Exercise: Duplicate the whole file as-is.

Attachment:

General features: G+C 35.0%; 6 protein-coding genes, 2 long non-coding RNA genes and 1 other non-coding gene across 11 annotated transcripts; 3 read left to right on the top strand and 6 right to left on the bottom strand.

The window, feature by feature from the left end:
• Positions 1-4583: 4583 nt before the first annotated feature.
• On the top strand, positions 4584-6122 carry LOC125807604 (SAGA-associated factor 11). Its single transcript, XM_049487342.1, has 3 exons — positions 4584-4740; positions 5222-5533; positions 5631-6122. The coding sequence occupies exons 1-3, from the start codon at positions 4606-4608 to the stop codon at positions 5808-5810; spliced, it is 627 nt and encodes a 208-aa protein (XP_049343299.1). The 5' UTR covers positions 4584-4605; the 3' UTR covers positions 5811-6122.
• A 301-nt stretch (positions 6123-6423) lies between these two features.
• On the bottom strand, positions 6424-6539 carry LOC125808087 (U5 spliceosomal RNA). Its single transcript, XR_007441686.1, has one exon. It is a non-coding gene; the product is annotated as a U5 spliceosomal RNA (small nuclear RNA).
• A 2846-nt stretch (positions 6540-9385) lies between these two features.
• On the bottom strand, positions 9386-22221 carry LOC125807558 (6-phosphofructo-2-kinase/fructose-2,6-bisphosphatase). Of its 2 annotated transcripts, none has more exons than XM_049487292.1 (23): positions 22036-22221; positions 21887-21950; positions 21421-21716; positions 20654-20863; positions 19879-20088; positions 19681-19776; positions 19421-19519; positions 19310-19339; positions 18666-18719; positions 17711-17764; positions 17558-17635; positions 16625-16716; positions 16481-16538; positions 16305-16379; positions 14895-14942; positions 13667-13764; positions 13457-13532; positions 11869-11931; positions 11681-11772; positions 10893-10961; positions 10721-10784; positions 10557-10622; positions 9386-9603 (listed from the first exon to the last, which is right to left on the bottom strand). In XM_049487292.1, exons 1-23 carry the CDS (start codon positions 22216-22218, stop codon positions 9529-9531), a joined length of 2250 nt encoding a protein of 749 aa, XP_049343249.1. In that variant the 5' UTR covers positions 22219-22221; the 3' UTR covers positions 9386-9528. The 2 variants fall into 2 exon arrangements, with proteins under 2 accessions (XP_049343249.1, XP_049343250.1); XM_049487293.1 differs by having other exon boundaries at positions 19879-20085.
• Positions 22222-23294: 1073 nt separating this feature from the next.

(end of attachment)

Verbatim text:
General features: G+C 35.0%; 6 protein-coding genes, 2 long non-coding RNA genes and 1 other non-coding gene across 11 annotated transcripts; 3 read left to right on the top strand and 6 right to left on the bottom strand.

The window, feature by feature from the left end:
• Positions 1-4583: 4583 nt before the first annotated feature.
• On the top strand, positions 4584-6122 carry LOC125807604 (SAGA-associated factor 11). Its single transcript, XM_049487342.1, has 3 exons — positions 4584-4740; positions 5222-5533; positions 5631-6122. The coding sequence occupies exons 1-3, from the start codon at positions 4606-4608 to the stop codon at positions 5808-5810; spliced, it is 627 nt and encodes a 208-aa protein (XP_049343299.1). The 5' UTR covers positions 4584-4605; the 3' UTR covers positions 5811-6122.
• A 301-nt stretch (positions 6123-6423) lies between these two features.
• On the bottom strand, positions 6424-6539 carry LOC125808087 (U5 spliceosomal RNA). Its single transcript, XR_007441686.1, has one exon. It is a non-coding gene; the product is annotated as a U5 spliceosomal RNA (small nuclear RNA).
• A 2846-nt stretch (positions 6540-9385) lies between these two features.
• On the bottom strand, positions 9386-22221 carry LOC125807558 (6-phosphofructo-2-kinase/fructose-2,6-bisphosphatase). Of its 2 annotated transcripts, none has more exons than XM_049487292.1 (23): positions 22036-22221; positions 21887-21950; positions 21421-21716; positions 20654-20863; positions 19879-20088; positions 19681-19776; positions 19421-19519; positions 19310-19339; positions 18666-18719; positions 17711-17764; positions 17558-17635; positions 16625-16716; positions 16481-16538; positions 16305-16379; positions 14895-14942; positions 13667-13764; positions 13457-13532; positions 11869-11931; positions 11681-11772; positions 10893-10961; positions 10721-10784; positions 10557-10622; positions 9386-9603 (listed from the first exon to the last, which is right to left on the bottom strand). In XM_049487292.1, exons 1-23 carry the CDS (start codon positions 22216-22218, stop codon positions 9529-9531), a joined length of 2250 nt encoding a protein of 749 aa, XP_049343249.1. In that variant the 5' UTR covers positions 22219-22221; the 3' UTR covers positions 9386-9528. The 2 variants fall into 2 exon arrangements, with proteins under 2 accessions (XP_049343249.1, XP_049343250.1); XM_049487293.1 differs by having other exon boundaries at positions 19879-20085.
• Positions 22222-23294: 1073 nt separating this feature from the next.